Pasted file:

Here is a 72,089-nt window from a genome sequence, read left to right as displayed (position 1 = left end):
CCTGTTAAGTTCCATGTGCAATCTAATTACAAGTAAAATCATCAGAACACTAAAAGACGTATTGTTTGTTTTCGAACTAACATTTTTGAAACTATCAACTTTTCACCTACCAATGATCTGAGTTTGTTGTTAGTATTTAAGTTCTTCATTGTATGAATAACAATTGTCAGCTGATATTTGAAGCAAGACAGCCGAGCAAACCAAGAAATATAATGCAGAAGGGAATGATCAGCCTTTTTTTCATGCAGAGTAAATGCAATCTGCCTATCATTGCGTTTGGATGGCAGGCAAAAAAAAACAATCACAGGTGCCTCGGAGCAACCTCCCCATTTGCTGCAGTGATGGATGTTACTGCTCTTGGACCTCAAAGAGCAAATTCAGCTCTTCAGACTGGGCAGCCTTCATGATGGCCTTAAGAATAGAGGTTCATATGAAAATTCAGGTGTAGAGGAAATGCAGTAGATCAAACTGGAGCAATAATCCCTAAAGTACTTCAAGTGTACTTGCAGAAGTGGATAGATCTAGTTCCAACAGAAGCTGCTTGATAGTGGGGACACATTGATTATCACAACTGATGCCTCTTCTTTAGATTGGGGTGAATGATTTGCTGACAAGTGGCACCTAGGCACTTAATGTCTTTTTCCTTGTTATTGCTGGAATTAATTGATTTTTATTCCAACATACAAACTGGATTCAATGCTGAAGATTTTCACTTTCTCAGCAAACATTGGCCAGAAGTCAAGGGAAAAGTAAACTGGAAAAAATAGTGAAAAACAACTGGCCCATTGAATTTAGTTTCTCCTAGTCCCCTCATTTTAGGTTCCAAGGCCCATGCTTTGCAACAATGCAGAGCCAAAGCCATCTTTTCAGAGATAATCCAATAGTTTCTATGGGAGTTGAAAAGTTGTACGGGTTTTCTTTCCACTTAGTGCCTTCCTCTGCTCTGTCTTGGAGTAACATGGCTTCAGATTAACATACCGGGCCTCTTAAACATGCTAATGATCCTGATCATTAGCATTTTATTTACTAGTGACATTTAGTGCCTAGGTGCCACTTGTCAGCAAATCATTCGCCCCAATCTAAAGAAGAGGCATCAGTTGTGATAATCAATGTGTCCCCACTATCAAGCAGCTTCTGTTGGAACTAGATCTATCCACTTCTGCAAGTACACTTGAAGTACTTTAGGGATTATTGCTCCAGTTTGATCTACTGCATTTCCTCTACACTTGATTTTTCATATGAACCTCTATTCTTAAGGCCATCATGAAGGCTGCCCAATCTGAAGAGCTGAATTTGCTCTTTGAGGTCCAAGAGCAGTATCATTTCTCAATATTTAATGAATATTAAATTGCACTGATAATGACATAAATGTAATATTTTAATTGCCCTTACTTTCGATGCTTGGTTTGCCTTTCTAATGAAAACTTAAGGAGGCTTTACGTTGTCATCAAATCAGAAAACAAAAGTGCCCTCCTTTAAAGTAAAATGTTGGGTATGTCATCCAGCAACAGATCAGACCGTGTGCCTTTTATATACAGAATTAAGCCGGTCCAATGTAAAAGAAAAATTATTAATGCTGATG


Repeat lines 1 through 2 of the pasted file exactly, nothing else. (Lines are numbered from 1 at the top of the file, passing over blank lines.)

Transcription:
Here is a 72,089-nt window from a genome sequence, read left to right as displayed (position 1 = left end):
CCTGTTAAGTTCCATGTGCAATCTAATTACAAGTAAAATCATCAGAACACTAAAAGACGTATTGTTTGTTTTCGAACTAACATTTTTGAAACTATCAACTTTTCACCTACCAATGATCTGAGTTTGTTGTTAGTATTTAAGTTCTTCATTGTATGAATAACAATTGTCAGCTGATATTTGAAGCAAGACAGCCGAGCAAACCAAGAAATATAATGCAGAAGGGAATGATCAGCCTTTTTTTCATGCAGAGTAAATGCAATCTGCCTATCATTGCGTTTGGATGGCAGGCAAAAAAAAACAATCACAGGTGCCTCGGAGCAACCTCCCCATTTGCTGCAGTGATGGATGTTACTGCTCTTGGACCTCAAAGAGCAAATTCAGCTCTTCAGACTGGGCAGCCTTCATGATGGCCTTAAGAATAGAGGTTCATATGAAAATTCAGGTGTAGAGGAAATGCAGTAGATCAAACTGGAGCAATAATCCCTAAAGTACTTCAAGTGTACTTGCAGAAGTGGATAGATCTAGTTCCAACAGAAGCTGCTTGATAGTGGGGACACATTGATTATCACAACTGATGCCTCTTCTTTAGATTGGGGTGAATGATTTGCTGACAAGTGGCACCTAGGCACTTAATGTCTTTTTCCTTGTTATTGCTGGAATTAATTGATTTTTATTCCAACATACAAACTGGATTCAATGCTGAAGATTTTCACTTTCTCAGCAAACATTGGCCAGAAGTCAAGGGAAAAGTAAACTGGAAAAAATAGTGAAAAACAACTGGCCCATTGAATTTAGTTTCTCCTAGTCCCCTCATTTTAGGTTCCAAGGCCCATGCTTTGCAACAATGCAGAGCCAAAGCCATCTTTTCAGAGATAATCCAATAGTTTCTATGGGAGTTGAAAAGTTGTACGGGTTTTCTTTCCACTTAGTGCCTTCCTCTGCTCTGTCTTGGAGTAACATGGCTTCAGATTAACATACCGGGCCTCTTAAACATGCTAATGATCCTGATCATTAGCATTTTATTTACTAGTGACATTTAGTGCCTAGGTGCCACTTGTCAGCAAATCATTCGCCCCAATCTAAAGAAGAGGCATCAGTTGTGATAATCAATGTGTCCCCACTATCAAGCAGCTTCTGTTGGAACTAGATCTATCCACTTCTGCAAGTACACTTGAAGTACTTTAGGGATTATTGCTCCAGTTTGATCTACTGCATTTCCTCTACACTTGATTTTTCATATGAACCTCTATTCTTAAGGCCATCATGAAGGCTGCCCAATCTGAAGAGCTGAATTTGCTCTTTGAGGTCCAAGAGCAGTATCATTTCTCAATATTTAATGAATATTAAATTGCACTGATAATGACATAAATGTAATATTTTAATTGCCCTTACTTTCGATGCTTGGTTTGCCTTTCTAATGAAAACTTAAGGAGGCTTTACGTTGTCATCAAATCAGAAAACAAAAGTGCCCTCCTTTAAAGTAAAATGTTGGGTATGTCATCCAGCAACAGATCAGACCGTGTGCCTTTTATATACAGAATTAAGCCGGTCCAATGTAAAAGAAAAATTATTAATGCTGATG